More than 1.2 million US army children belong to the ages of zero to 23 years old. And around 50,000 military families have both parents serving in the forces; this means there’s a high chance that a couple may be deployed at the same time.

It’s very possible that your little one could develop psychological problems if you’re an active service member. They might feel scared of military operations, intermittent separation, or dramatic television coverage in your deployment location, for example.

Let’s delve deeper to understand the importance of remedial action for mitigating the risk of severe mental illnesses in your child.

While most army kids can handle a couple of deployments swiftly, the trouble starts with back-to-back deployment. The reasons your child needs extra support and care include:

Distress

Anxiety and stress—the most common mental disorder in military children—also include fear of separation, parents’ death, sleep issues, and physical complaints such as headaches. Experts recommend getting immediate medical intervention if your child seems sad or talks negatively all the time.

Pediatricians have also identified hypersensitivity, attention deficit, personality issues, and social isolation.

Early Intervention

The earlier you get to the root of your child’s psychological issues, the better. Most military parents think the problems will go away once their children grow up. But conditions like insomnia and anxiety often manifest in teens and adults as tantrum and anger.

Pre-Occupied Military Parent

You may return from a combat zone with trauma, an injury, PTSD, or depression: this leads to a pre-occupation with injuries and personal problems. You’re likely to feel less involved, avoidant, or impulsive, causing confusion and sadness in your little one’s mind.

Signs Your Little One Is Depressed

A recent study published in JAACAP reveals that your child will show increased symptoms of physical injuries or emotional stress following your return from a military deployment. They also have increased mental healthcare needs and require your constant support and effort.

Here are some common signs that indicate your child’s sadness and emotional distress:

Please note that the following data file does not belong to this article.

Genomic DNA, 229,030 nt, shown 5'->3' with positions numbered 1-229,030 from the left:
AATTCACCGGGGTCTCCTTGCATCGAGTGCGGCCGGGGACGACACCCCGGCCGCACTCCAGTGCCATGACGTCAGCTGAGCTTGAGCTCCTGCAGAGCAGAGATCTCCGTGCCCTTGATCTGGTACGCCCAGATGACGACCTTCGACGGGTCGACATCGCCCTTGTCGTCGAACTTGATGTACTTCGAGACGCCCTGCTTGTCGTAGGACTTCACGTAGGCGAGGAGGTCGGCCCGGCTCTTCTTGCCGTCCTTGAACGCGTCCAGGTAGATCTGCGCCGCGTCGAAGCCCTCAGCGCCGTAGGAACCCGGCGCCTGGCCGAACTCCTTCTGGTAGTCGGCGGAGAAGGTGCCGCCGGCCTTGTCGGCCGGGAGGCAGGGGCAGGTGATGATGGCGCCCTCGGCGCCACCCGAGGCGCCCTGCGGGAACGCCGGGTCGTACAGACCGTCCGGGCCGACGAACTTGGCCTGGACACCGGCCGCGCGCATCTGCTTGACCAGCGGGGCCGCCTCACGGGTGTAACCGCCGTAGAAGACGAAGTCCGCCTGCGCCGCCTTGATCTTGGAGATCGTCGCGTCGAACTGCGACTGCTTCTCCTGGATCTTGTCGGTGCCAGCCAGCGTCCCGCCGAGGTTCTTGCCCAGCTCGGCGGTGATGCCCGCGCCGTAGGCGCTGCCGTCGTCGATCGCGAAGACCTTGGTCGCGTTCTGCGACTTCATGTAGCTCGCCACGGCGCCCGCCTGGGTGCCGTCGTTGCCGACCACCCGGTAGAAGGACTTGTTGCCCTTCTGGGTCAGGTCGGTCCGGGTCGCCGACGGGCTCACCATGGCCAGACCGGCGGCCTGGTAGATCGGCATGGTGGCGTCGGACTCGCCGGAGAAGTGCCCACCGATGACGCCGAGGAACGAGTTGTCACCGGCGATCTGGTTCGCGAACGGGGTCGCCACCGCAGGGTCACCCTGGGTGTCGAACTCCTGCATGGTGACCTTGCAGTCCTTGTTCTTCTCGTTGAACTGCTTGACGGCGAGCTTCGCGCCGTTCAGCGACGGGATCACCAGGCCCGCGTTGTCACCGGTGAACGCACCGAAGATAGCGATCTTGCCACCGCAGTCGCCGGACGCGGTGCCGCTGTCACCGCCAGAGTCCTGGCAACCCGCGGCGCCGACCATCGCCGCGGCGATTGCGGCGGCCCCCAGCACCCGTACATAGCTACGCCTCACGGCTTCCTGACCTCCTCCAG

Infants: They show restlessness and have a disruptive schedule, which leads to decreased appetite, weight loss, and irritability.

Toddlers: Throw tantrums, become sullen, and experience sleep deprivation.

Preschoolers: Feel your absence more than babies, and their stress ravages their learning ability. They also try to rationalize their parents’ deployment as “My daddy left because he doesn’t love me.”

Middle-School Kids: They understand why their parents left and fear the consequences, leading to irritation, aggression, or whininess.

Teens: They’re more authority-challenged. You have to on a high alert to reduce the risk of their involvement in sexual acts, drug abuse, and illegal activities.

How You Can Ensure Your Child’s Wellness during & after Your Deployment

Here are some following tips to ensure your child’s physical and emotional health:

  • Be open with your child. Talk to them about their feelings and how they feel about separation.
  • Plan fun activities and family picnics before leaving. Make a tape of their favorite story or make an album of family photos.
  • Speedy and seamless communication is a significant challenge for military parents. Utilize the power of the internet to stay in touch with your children from the combat zones.

Help the Suffering Families

Military children are brave, healthy, and exceptionally resilient. But their parents’ deployment makes them vulnerable to several mental health issues. At We Are One Inc., we have various military assistance programs to financially help veterans and provide emergency assistance for military families in San Diego and Los Angeles Counties in Southern California.

Find out more about their military organization support in Los Angeles and donate to military families by getting in touch with We Are One Inc. at 949.988.0077.